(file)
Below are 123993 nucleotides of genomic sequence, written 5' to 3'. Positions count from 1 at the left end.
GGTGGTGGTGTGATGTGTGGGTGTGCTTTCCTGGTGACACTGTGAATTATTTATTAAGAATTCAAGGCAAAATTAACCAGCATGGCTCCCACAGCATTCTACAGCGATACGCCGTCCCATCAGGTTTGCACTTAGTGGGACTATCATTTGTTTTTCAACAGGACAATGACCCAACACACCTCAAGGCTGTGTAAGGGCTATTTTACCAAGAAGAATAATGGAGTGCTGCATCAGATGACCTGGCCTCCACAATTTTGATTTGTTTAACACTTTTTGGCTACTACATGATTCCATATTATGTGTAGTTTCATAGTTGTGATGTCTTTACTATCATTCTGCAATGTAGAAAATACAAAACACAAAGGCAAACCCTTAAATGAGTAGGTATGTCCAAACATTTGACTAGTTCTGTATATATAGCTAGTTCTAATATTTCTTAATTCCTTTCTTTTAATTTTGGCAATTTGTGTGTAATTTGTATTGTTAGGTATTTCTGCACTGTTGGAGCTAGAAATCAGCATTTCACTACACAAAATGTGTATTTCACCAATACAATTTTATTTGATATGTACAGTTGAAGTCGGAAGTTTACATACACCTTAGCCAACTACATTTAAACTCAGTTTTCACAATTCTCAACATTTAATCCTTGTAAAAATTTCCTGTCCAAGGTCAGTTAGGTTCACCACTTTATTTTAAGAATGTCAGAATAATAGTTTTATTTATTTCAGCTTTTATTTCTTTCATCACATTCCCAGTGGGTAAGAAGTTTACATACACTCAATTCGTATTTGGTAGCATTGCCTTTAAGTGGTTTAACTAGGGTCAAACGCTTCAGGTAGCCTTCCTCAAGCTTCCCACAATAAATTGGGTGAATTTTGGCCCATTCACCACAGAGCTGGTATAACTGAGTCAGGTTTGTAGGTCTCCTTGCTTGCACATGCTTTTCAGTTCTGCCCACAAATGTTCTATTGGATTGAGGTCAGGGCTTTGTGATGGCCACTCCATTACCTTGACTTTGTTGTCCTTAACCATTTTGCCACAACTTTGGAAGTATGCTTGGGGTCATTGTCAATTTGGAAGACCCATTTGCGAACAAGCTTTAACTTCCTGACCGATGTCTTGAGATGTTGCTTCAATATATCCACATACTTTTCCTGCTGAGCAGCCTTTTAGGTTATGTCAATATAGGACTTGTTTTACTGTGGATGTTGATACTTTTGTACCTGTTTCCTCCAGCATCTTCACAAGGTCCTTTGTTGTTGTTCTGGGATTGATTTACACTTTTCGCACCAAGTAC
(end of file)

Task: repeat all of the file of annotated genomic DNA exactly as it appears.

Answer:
Below are 123993 nucleotides of genomic sequence, written 5' to 3'. Positions count from 1 at the left end.
GGTGGTGGTGTGATGTGTGGGTGTGCTTTCCTGGTGACACTGTGAATTATTTATTAAGAATTCAAGGCAAAATTAACCAGCATGGCTCCCACAGCATTCTACAGCGATACGCCGTCCCATCAGGTTTGCACTTAGTGGGACTATCATTTGTTTTTCAACAGGACAATGACCCAACACACCTCAAGGCTGTGTAAGGGCTATTTTACCAAGAAGAATAATGGAGTGCTGCATCAGATGACCTGGCCTCCACAATTTTGATTTGTTTAACACTTTTTGGCTACTACATGATTCCATATTATGTGTAGTTTCATAGTTGTGATGTCTTTACTATCATTCTGCAATGTAGAAAATACAAAACACAAAGGCAAACCCTTAAATGAGTAGGTATGTCCAAACATTTGACTAGTTCTGTATATATAGCTAGTTCTAATATTTCTTAATTCCTTTCTTTTAATTTTGGCAATTTGTGTGTAATTTGTATTGTTAGGTATTTCTGCACTGTTGGAGCTAGAAATCAGCATTTCACTACACAAAATGTGTATTTCACCAATACAATTTTATTTGATATGTACAGTTGAAGTCGGAAGTTTACATACACCTTAGCCAACTACATTTAAACTCAGTTTTCACAATTCTCAACATTTAATCCTTGTAAAAATTTCCTGTCCAAGGTCAGTTAGGTTCACCACTTTATTTTAAGAATGTCAGAATAATAGTTTTATTTATTTCAGCTTTTATTTCTTTCATCACATTCCCAGTGGGTAAGAAGTTTACATACACTCAATTCGTATTTGGTAGCATTGCCTTTAAGTGGTTTAACTAGGGTCAAACGCTTCAGGTAGCCTTCCTCAAGCTTCCCACAATAAATTGGGTGAATTTTGGCCCATTCACCACAGAGCTGGTATAACTGAGTCAGGTTTGTAGGTCTCCTTGCTTGCACATGCTTTTCAGTTCTGCCCACAAATGTTCTATTGGATTGAGGTCAGGGCTTTGTGATGGCCACTCCATTACCTTGACTTTGTTGTCCTTAACCATTTTGCCACAACTTTGGAAGTATGCTTGGGGTCATTGTCAATTTGGAAGACCCATTTGCGAACAAGCTTTAACTTCCTGACCGATGTCTTGAGATGTTGCTTCAATATATCCACATACTTTTCCTGCTGAGCAGCCTTTTAGGTTATGTCAATATAGGACTTGTTTTACTGTGGATGTTGATACTTTTGTACCTGTTTCCTCCAGCATCTTCACAAGGTCCTTTGTTGTTGTTCTGGGATTGATTTACACTTTTCGCACCAAGTAC